Loyd George Threatens The Irish Treaty Delegation
The Irish Republic was established on January 21st 1919 and was brutally suppressed by the British who in December 1920 decided to partition Ireland against the wishes of the vast majority of the Irish people.
On July 11th 1921 a truce was called between the Irish Republic and the British Government, just three days after the truce the president of Dáil Eireann Éamon de Valera meets the British Prime Minister Lyod George in London.
This was the first of four meetings between the pair in July. It was clear at these meetings that the British would not agree to a 32 county Irish Republic, they only agreed that an Irish delegation would go to London to discuss terms in the autumn.
On July 20th 1921 Llyod George sent de Valera his proposals which included the offer of dominion status for twenty-six of Ireland's thirty-two counties.
By August 1921 de Valera was elevated to the position of President of the Irish Republic. Declaring himself now the Irish equivalent of King George V, he argued that as Irish head of state, in the absence of the British head of state from the negotiations, he too should not attend the peace conference called the Treaty Negotiations (October–December 1921).
The nominees to represent the Irish Republic were Arthur Griffith, Michael Collins, Robert Barton, Eamonn Duggan, and George Gavan Duffy. As plenipotentiaries (that is, negotiators with the legal authority to sign a treaty without reference back to the cabinet), but were given secret cabinet instructions by de Valera that required them to return to Dublin before signing the Treaty.
On September 14th 1921 all the Dáil speakers unanimously commented that the plenipotentiaries were being sent to represent the sovereign Irish Republic, and accepted de Valera's nominations without dissent, although some argued that de Valera himself should attend the conference.
On September 29th 1921 Lloyd George reiterated to de Valera that recognition of the Irish Republic was "a recognition which no British Government can accord", and he repeated his invitation for talks on "ascertaining how the association of Ireland with the community of nations known as the British Empire may best be reconciled with Irish national aspirations", to start in London on October 11th, which was tacitly accepted by the Irish side.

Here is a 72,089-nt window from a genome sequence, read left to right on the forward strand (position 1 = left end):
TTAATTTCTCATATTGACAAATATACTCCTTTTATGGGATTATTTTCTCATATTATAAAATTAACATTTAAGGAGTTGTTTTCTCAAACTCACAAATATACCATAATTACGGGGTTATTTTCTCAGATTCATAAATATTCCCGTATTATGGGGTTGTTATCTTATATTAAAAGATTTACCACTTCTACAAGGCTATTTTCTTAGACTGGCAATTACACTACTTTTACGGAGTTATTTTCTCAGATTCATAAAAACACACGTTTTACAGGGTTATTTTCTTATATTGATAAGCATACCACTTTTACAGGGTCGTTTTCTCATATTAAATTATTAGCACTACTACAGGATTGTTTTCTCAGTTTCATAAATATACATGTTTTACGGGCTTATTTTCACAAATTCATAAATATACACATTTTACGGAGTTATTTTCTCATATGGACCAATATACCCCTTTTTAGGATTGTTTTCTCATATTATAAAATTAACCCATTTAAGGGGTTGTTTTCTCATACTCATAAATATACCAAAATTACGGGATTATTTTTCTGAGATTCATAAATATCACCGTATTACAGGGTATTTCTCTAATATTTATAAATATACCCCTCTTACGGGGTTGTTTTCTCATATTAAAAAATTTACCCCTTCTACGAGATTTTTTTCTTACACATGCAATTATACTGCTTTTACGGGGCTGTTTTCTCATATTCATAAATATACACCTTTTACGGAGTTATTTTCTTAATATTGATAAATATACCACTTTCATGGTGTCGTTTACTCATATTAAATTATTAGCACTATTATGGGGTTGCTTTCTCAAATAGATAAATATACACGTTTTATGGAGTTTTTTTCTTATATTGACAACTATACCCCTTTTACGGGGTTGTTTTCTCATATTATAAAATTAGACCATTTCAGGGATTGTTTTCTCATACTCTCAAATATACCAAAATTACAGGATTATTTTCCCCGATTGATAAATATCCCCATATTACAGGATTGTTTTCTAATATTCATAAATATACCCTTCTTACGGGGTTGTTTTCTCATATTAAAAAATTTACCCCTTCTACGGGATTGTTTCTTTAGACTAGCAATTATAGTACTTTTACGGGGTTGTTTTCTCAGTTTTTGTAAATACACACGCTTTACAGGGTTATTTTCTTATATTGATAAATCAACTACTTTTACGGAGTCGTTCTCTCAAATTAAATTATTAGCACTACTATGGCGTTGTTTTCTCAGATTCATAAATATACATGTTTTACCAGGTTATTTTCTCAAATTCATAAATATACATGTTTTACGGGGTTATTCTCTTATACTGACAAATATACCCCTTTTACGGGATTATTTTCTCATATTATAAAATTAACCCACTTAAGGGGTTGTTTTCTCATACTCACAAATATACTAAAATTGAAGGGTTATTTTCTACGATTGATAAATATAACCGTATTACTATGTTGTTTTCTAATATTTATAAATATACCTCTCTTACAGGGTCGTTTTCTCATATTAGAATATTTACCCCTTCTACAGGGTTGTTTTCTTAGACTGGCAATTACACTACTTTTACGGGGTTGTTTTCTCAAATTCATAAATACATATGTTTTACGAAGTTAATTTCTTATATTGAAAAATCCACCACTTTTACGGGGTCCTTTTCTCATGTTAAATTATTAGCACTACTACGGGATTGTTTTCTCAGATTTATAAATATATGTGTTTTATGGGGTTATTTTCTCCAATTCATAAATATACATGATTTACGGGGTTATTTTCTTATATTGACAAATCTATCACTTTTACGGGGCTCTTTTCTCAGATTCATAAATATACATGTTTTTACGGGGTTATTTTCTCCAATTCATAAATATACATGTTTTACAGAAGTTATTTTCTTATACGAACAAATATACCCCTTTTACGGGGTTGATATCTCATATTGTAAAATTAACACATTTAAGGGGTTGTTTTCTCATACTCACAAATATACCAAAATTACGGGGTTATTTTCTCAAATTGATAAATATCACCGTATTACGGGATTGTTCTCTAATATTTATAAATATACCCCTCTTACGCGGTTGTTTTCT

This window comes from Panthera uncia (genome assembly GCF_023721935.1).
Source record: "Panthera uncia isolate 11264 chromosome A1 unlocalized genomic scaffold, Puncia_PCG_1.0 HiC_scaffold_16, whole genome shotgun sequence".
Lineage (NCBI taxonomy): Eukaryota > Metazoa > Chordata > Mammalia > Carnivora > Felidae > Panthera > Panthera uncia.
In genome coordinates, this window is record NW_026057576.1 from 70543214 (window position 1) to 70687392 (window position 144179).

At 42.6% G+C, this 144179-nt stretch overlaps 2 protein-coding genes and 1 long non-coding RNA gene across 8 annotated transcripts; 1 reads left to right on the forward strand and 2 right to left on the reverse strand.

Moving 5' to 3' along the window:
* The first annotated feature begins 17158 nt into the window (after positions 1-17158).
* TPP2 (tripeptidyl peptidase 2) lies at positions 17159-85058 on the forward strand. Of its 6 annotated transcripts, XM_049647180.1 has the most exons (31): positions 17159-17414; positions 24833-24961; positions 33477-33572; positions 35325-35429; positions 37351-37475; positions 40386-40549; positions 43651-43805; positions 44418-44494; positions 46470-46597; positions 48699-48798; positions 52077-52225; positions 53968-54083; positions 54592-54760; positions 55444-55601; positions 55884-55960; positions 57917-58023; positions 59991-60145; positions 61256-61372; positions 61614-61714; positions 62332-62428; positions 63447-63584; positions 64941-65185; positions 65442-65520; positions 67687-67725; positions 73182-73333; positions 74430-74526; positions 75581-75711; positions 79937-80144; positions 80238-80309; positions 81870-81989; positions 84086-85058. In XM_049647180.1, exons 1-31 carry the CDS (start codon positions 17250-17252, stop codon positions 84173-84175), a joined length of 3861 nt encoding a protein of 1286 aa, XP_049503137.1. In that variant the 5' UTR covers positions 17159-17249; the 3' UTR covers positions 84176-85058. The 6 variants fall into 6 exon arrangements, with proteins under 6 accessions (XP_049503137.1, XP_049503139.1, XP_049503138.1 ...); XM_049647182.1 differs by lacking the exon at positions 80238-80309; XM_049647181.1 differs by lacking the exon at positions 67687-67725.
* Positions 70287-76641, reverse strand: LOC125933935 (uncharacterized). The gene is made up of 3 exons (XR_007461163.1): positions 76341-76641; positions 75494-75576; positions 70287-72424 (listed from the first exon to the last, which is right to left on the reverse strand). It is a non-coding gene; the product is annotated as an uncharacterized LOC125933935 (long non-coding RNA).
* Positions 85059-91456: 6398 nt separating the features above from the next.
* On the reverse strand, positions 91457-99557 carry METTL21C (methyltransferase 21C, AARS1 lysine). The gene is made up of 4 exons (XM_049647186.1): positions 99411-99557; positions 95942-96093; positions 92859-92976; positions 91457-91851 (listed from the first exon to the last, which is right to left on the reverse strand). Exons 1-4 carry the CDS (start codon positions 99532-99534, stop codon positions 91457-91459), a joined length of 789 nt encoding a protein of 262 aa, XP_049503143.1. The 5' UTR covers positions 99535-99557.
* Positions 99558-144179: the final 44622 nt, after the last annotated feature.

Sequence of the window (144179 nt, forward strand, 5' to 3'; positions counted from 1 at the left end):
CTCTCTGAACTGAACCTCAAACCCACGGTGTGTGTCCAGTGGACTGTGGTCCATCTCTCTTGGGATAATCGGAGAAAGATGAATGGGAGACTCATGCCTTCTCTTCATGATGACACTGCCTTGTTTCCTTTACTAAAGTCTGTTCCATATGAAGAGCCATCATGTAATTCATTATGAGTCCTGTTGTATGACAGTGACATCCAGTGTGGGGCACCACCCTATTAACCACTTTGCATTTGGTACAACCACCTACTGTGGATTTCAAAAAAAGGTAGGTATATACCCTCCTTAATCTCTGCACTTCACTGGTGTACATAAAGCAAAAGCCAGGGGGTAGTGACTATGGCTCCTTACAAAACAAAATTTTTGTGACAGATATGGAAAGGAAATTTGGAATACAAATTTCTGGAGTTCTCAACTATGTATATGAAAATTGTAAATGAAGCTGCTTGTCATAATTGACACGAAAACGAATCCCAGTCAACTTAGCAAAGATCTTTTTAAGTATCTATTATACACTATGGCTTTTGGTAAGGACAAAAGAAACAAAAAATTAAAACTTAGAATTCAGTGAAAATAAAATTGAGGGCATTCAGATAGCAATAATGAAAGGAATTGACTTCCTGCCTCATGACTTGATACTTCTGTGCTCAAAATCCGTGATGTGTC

This was followed by weeks of delay until October, when the Irish delegates set up headquarters in 22 Hans Place, Knightsbridge in London.
The first two weeks of the negotiations were spent in formal sessions. Upon the request of Arthur Griffith and Michael Collins, the two delegations began informal negotiations, in which only two members of each negotiating team were allowed to attend. On the Irish side, these members were always Collins and Griffith, while on the British side, Austen Chamberlain always attended, though the second British negotiator would vary from day to day.
In late November, the Irish delegation returned to Dublin to consult the cabinet according to their instructions, and again on December 3rd. Many points still had to be resolved, mainly surrounding the form of an oath to the monarch, but it was clear to all the politicians involved by this stage that a 32-county Irish Republic was not on offer.
They returned to London to hammer out the final details of the treaty, on December 5th 1921 Lloyd George said there would be a"terrible and immediate war" if the treaty was not signed at once. There was also a promise of a boundary commission which the British said would lead to most if not all of the six counties eventually becoming part of the Free state, this of course never happened.
The treaty was signed at 2:20am on December 6th 1921, but was it signed under duress?
There is no doubt Éamon de Valera knew a 32 county Irish Republic was not achievable through these negotiations so why did he send a delegation in the first place?
The treaty was in direct violation of the Irish Republic proclaimed in Easter 1916, voted on by the Irish people in December 1918 and established by the First Dáil in January 1919 so the Irish delegates should not have signed it despite the skullduggery by Dev.